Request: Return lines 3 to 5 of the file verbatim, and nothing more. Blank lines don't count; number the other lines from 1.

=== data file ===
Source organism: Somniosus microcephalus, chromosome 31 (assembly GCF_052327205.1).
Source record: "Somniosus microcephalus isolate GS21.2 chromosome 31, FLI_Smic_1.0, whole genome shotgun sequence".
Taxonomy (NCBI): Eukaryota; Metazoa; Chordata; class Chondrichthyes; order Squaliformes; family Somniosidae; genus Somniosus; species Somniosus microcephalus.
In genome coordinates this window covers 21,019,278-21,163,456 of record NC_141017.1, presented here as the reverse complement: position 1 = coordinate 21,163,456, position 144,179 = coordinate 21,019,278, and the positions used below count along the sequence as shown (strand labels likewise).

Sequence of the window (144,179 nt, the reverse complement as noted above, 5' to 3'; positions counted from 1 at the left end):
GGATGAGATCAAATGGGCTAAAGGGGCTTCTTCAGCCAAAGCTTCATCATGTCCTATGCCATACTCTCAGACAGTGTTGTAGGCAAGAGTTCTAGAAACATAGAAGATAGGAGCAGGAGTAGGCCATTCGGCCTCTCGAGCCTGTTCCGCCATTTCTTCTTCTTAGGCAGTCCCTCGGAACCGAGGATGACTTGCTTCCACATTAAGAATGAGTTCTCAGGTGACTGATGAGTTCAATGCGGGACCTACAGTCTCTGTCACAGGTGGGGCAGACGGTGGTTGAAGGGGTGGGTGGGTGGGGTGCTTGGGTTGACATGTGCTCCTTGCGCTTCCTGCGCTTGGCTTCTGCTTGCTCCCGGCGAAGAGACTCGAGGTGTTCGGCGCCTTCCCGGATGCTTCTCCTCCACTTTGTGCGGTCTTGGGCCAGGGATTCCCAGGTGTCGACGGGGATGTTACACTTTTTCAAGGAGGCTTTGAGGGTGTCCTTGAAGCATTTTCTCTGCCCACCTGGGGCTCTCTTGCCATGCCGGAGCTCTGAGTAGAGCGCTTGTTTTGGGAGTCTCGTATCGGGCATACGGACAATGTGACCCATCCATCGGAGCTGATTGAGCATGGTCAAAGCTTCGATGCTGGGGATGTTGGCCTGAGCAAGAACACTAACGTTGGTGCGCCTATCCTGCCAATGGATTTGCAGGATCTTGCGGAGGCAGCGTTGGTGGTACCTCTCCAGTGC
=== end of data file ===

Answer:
Taxonomy (NCBI): Eukaryota; Metazoa; Chordata; class Chondrichthyes; order Squaliformes; family Somniosidae; genus Somniosus; species Somniosus microcephalus.
In genome coordinates this window covers 21,019,278-21,163,456 of record NC_141017.1, presented here as the reverse complement: position 1 = coordinate 21,163,456, position 144,179 = coordinate 21,019,278, and the positions used below count along the sequence as shown (strand labels likewise).

Sequence of the window (144,179 nt, the reverse complement as noted above, 5' to 3'; positions counted from 1 at the left end):